Post the blast, the museum raised a total of $2 376 751, of which $2 086 031 came from grants; $58 231 from institutions; $152 591 from fundraisers; $40 000 from corporations; and $39 897 from individual donations. These include the International Alliance for the Protection of Heritage in Conflict Areas (ALIPH), which allocated $500 000 as an emergency relief grant, the French Ministry of Culture with a grant of $500 000, Agenzia Italiana per la Cooperazione allo Sviluppo (AICS), and Unesco Li Beirut that allocated a grant of one million dollars as its biggest involvement in Lebanon. The restoration partners also included the Beirut Museum of Art (BeMa) and Shaikha Mai bint Mohammed Al-Khalifa, president of the Bahrain Authority for Culture and Antiquities, who raised $98 231 for the benefit of the Museum on behalf of the Arab Regional Centre for World Heritage, among other entities.
Inside the museum’s new sleek gallery spaces, which are free and open to the public, are gems from its Lebanese art collection dating from the late 1800s to the present. These include Fouad Debbas’ library of 30,000 photographs from across the Levant, spanning Turkey to Egypt, shot from 1830 through the 1960s, and the work of renowned painter George Corm. The collection is also closely connected to the history and evolution of the annual juried Salon d’Automne in Beirut. Open to artists based in Lebanon, it began the year of the Sursock Museum’s inauguration in 1961, when the private villa became the first and still the only public museum of modern and contemporary art in Beirut.
Je Suis Inculte! The Salon d’Automne and the National Canon is one of five exhibitions now on at the Sursock Museum that revisits the legacy of the annual salon and the artworks acquired for the museum’s collection thereafter. On view are pieces by major artists who participated, including Shafic Abboud, Etel Adnan, Assadour, Daoud Corm, Paul Guiragossian, Jean Khalife, Hussein Madi, Jamil Molaeb, Omar Onsi, and Aref el Rayess. Other exhibitions spanning modern and contemporary Lebanese art include Beyond Ruptures: A Tentative Chronology exploring three periods of the museum’s history through art with a special focus on how local socio-political events influenced the works of prominent Lebanese artists, including Akram Zaatari, Aref el Rayess, Jean Khalife, and Shafic Abboud, among others. Earthy Praxis, a group exhibition of works by contemporary artists Marwa Arsanios, Sabine Saba, and Ahmad Ghossein reflect on land appropriation and ownership in Lebanon; Ejecta, by Zad Moultaka, a large-scale single-channel stereo sound and video work transforms digital images of every artwork in the museum’s permanent collection into pixel-like fragments that erupt on walls. Lastly, Beirut Recollections, a photographic exhibition that stages images from the Fouad Debbas collection and the Paris-based platform Iconem, looking to provide creative solutions to the world’s cultural monuments and heritage sites that are damaged due to conflict and climate change. The work explores interventions that changed the way a city like Beirut is viewed and experienced.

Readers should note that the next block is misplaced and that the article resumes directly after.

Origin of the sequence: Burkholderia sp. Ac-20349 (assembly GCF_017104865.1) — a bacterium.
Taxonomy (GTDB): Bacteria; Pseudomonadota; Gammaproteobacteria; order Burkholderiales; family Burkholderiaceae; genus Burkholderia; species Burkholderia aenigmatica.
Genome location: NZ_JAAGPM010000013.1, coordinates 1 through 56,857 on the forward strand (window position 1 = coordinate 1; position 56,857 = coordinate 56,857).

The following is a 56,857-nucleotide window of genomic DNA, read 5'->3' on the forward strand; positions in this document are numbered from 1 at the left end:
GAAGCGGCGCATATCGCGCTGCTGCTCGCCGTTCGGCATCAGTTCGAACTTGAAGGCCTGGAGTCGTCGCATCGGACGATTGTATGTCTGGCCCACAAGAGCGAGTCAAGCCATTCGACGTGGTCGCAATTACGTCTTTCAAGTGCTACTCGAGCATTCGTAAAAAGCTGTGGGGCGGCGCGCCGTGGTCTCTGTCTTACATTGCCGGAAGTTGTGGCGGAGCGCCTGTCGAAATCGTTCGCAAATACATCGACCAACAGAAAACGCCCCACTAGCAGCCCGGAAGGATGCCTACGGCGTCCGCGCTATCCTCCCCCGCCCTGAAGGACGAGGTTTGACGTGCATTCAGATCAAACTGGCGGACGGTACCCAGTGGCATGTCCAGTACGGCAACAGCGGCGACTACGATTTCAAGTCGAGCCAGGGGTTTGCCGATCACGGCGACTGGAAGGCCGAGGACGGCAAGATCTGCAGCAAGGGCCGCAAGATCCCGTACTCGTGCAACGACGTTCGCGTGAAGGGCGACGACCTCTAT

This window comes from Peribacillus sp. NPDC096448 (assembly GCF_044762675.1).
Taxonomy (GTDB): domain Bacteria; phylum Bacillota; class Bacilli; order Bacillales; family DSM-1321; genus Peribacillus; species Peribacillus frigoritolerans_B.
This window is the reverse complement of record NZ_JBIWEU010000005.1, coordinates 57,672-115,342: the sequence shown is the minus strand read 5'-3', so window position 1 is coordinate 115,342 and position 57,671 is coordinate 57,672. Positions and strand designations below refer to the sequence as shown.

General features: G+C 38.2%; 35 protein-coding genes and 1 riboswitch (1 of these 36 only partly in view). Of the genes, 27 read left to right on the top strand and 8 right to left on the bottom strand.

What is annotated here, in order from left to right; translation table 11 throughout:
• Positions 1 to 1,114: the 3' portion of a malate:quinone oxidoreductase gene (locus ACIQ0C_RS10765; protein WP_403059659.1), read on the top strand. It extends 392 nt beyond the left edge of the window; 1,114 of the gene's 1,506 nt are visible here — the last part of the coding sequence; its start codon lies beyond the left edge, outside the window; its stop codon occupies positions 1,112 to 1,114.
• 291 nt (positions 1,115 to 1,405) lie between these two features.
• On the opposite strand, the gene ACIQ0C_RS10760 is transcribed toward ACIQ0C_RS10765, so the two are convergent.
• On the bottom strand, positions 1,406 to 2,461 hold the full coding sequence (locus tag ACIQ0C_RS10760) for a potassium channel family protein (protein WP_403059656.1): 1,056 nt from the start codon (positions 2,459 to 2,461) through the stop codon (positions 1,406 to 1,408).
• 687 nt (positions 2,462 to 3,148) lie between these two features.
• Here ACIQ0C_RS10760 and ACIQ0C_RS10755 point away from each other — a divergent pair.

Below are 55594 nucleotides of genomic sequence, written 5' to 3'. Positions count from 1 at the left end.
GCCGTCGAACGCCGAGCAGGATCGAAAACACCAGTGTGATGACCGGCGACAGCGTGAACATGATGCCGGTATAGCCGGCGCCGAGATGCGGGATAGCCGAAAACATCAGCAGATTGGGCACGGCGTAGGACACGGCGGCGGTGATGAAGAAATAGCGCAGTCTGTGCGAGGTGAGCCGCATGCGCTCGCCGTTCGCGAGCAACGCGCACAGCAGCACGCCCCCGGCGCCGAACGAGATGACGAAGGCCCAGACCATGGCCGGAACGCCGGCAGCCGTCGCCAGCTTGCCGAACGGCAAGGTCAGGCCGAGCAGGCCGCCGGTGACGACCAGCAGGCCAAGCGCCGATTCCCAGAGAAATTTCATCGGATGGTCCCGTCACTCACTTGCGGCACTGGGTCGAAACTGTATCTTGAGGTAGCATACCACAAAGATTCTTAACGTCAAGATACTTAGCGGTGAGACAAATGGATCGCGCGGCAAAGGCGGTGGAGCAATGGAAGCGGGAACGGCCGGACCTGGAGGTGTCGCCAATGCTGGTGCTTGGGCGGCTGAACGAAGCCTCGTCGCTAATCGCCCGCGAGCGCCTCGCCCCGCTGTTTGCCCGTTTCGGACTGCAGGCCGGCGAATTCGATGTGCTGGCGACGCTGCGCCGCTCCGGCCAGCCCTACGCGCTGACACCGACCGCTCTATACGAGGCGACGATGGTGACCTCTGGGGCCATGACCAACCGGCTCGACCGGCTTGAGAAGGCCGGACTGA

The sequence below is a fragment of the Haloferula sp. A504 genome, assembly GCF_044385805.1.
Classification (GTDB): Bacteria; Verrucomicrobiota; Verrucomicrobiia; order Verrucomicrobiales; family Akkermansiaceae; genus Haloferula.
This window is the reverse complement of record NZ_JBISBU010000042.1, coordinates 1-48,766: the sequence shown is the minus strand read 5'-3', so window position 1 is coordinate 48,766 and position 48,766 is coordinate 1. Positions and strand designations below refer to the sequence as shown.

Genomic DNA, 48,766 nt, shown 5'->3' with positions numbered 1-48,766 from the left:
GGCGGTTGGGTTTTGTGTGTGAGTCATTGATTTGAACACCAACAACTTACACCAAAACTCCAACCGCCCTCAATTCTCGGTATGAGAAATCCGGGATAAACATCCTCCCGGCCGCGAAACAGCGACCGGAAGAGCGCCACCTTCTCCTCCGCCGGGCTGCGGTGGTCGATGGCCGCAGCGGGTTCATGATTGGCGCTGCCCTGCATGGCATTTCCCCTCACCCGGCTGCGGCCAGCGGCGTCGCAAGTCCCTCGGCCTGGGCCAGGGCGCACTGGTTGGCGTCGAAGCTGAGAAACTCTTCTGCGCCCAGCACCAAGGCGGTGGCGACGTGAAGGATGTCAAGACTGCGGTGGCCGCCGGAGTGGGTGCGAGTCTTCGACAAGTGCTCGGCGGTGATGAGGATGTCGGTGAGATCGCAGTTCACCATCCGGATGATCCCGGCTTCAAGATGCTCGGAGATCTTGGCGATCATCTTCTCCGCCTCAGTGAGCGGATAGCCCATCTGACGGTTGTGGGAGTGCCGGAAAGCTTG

The museum’s reconstruction follows a seven-year costly renovation project launched in 2008. It had reopened in 2015, only to be broken down again five years later as an enormous blast wave was sent across the city. The explosion severely damaged not only the architectural structure and design of the museum but also over 50 artworks. All of which have since been restored by a team of Lebanese and foreign artists, including two paintings – Untitled (Consolation), 1970 by Paul Guiragossian; and Portrait of Nicolas Ibrahim Sursock, circa 1926-1930, by Kees Van Dongen – brought back to life by a team at the Centre Pompidou in Paris. The works are now back at the Sursock and on view for all to see. “We are more than just a museum,” El Helou remarks. As Lebanese journalist Rana Najjar offers: “This museum symbolizes our healing. Art heals us. It shows us that there is a future – a way forward.”
Originally published in the September 2023 issue of Vogue Arabia